As climate changes,
so must the tools to model it
(page 2 of 4)
And including those small components is vital. “We just don’t have a clear understanding of how very fine-scale processes affect the large-scale climate,” says Ben Kirtman, professor of meteorology and physical oceanography at the University of Miami.
Take, for example, hurricanes. “When we do climate-change research, we use models that don’t produce hurricanes,” Kirtman says. “They produce stuff kind of like hurricanes but not really.” Part of the difference is that hurricanes transport heat upward, and today’s climate-change models “don’t simulate that heat motion correctly.”
Ocean features also could stand some improvement. At present, ocean models “don’t capture how eddies work because the models don’t resolve them,” Kirtman says. This shortcoming creates errors that require large numbers of repetitious simulations to resolve.
With exascale computing, Kirtman says, climate-change models can start to resolve physical properties like ocean eddies – and potentially resolve hurricanes. He and colleagues are studying eddies and how they transport heat from the tropics to the United States. These eddies maintain the Gulf Stream. “Until we get exascale,” he says, “we need lots of years of simulations” to model how these eddies affect heat transfer.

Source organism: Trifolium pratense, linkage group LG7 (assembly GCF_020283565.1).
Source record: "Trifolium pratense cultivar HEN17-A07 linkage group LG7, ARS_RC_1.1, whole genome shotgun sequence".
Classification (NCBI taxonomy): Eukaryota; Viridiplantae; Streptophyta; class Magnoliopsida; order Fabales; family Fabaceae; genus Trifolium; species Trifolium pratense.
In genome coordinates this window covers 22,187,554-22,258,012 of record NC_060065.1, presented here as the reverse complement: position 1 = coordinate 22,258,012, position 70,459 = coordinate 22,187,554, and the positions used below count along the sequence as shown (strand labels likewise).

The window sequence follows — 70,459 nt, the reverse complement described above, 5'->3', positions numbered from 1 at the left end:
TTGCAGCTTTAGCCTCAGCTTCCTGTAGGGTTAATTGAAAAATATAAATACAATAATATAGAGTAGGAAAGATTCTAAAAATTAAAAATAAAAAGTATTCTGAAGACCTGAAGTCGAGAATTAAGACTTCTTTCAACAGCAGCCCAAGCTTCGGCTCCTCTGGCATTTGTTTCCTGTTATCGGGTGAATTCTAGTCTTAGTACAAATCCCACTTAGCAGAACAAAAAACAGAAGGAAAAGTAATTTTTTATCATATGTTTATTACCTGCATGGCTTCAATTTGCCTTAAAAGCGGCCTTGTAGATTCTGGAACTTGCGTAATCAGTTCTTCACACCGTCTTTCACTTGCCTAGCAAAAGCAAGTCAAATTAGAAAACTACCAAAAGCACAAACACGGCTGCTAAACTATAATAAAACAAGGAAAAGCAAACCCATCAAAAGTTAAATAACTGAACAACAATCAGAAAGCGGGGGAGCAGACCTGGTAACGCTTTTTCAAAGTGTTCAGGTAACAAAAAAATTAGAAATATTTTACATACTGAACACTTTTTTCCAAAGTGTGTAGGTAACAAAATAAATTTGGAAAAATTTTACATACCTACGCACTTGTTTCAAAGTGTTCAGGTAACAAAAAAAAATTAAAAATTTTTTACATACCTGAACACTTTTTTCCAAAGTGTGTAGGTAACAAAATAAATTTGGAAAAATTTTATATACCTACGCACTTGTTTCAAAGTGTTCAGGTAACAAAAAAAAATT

Even with exascale power, climate-change models will not replace weather models for simulating individual hurricanes. Still, exascale computing could help researchers forecast an active hurricane period, explain the relationship between sea ice and hurricane intensity, or predict how carbon dioxide levels in 50 years could affect hurricane patterns.
James J. Hack, director of the National Center for Computational Sciences and the Oak Ridge Climate Change Science Institute, says researchers also need a better understanding of the entire climate system. A couple degrees of global average temperature increase in 2100 might not seem like much to most people, but it could trigger 10-15 degrees of change in some areas.
“That may move storm tracks,” Hack says. “For example, it could trigger large stationary wave patterns in the atmosphere that could set up and sit there for a long time, leading to heat waves.”